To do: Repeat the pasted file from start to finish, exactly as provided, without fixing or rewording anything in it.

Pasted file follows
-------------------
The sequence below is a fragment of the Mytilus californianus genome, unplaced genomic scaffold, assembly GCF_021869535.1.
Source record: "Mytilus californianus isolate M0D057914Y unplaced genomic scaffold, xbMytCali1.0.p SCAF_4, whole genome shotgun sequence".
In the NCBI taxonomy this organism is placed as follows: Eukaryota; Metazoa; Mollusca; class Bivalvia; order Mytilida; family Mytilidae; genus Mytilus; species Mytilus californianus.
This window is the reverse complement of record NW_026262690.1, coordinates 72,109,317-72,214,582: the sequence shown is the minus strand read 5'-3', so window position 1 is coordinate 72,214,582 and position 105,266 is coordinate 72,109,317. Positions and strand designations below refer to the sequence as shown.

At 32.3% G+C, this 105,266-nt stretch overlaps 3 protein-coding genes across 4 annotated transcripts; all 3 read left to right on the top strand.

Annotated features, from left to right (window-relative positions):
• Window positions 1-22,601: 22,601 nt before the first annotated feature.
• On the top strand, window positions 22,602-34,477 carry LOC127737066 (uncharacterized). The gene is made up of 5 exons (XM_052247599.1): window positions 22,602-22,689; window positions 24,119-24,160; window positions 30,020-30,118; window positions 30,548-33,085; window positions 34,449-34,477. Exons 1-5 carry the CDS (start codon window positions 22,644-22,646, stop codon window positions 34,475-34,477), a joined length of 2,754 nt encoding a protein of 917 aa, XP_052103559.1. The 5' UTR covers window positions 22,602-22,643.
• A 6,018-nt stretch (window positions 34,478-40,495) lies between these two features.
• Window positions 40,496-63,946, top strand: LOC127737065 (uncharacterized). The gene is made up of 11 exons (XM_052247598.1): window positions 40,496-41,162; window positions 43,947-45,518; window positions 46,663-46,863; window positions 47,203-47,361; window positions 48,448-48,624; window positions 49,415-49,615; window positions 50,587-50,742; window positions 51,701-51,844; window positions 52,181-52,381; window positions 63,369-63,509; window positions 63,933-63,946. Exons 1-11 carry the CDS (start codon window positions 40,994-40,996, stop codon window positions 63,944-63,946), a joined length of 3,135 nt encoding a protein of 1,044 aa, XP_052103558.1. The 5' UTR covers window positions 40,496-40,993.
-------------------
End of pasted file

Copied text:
The sequence below is a fragment of the Mytilus californianus genome, unplaced genomic scaffold, assembly GCF_021869535.1.
Source record: "Mytilus californianus isolate M0D057914Y unplaced genomic scaffold, xbMytCali1.0.p SCAF_4, whole genome shotgun sequence".
In the NCBI taxonomy this organism is placed as follows: Eukaryota; Metazoa; Mollusca; class Bivalvia; order Mytilida; family Mytilidae; genus Mytilus; species Mytilus californianus.
This window is the reverse complement of record NW_026262690.1, coordinates 72,109,317-72,214,582: the sequence shown is the minus strand read 5'-3', so window position 1 is coordinate 72,214,582 and position 105,266 is coordinate 72,109,317. Positions and strand designations below refer to the sequence as shown.

At 32.3% G+C, this 105,266-nt stretch overlaps 3 protein-coding genes across 4 annotated transcripts; all 3 read left to right on the top strand.

Annotated features, from left to right (window-relative positions):
• Window positions 1-22,601: 22,601 nt before the first annotated feature.
• On the top strand, window positions 22,602-34,477 carry LOC127737066 (uncharacterized). The gene is made up of 5 exons (XM_052247599.1): window positions 22,602-22,689; window positions 24,119-24,160; window positions 30,020-30,118; window positions 30,548-33,085; window positions 34,449-34,477. Exons 1-5 carry the CDS (start codon window positions 22,644-22,646, stop codon window positions 34,475-34,477), a joined length of 2,754 nt encoding a protein of 917 aa, XP_052103559.1. The 5' UTR covers window positions 22,602-22,643.
• A 6,018-nt stretch (window positions 34,478-40,495) lies between these two features.
• Window positions 40,496-63,946, top strand: LOC127737065 (uncharacterized). The gene is made up of 11 exons (XM_052247598.1): window positions 40,496-41,162; window positions 43,947-45,518; window positions 46,663-46,863; window positions 47,203-47,361; window positions 48,448-48,624; window positions 49,415-49,615; window positions 50,587-50,742; window positions 51,701-51,844; window positions 52,181-52,381; window positions 63,369-63,509; window positions 63,933-63,946. Exons 1-11 carry the CDS (start codon window positions 40,994-40,996, stop codon window positions 63,944-63,946), a joined length of 3,135 nt encoding a protein of 1,044 aa, XP_052103558.1. The 5' UTR covers window positions 40,496-40,993.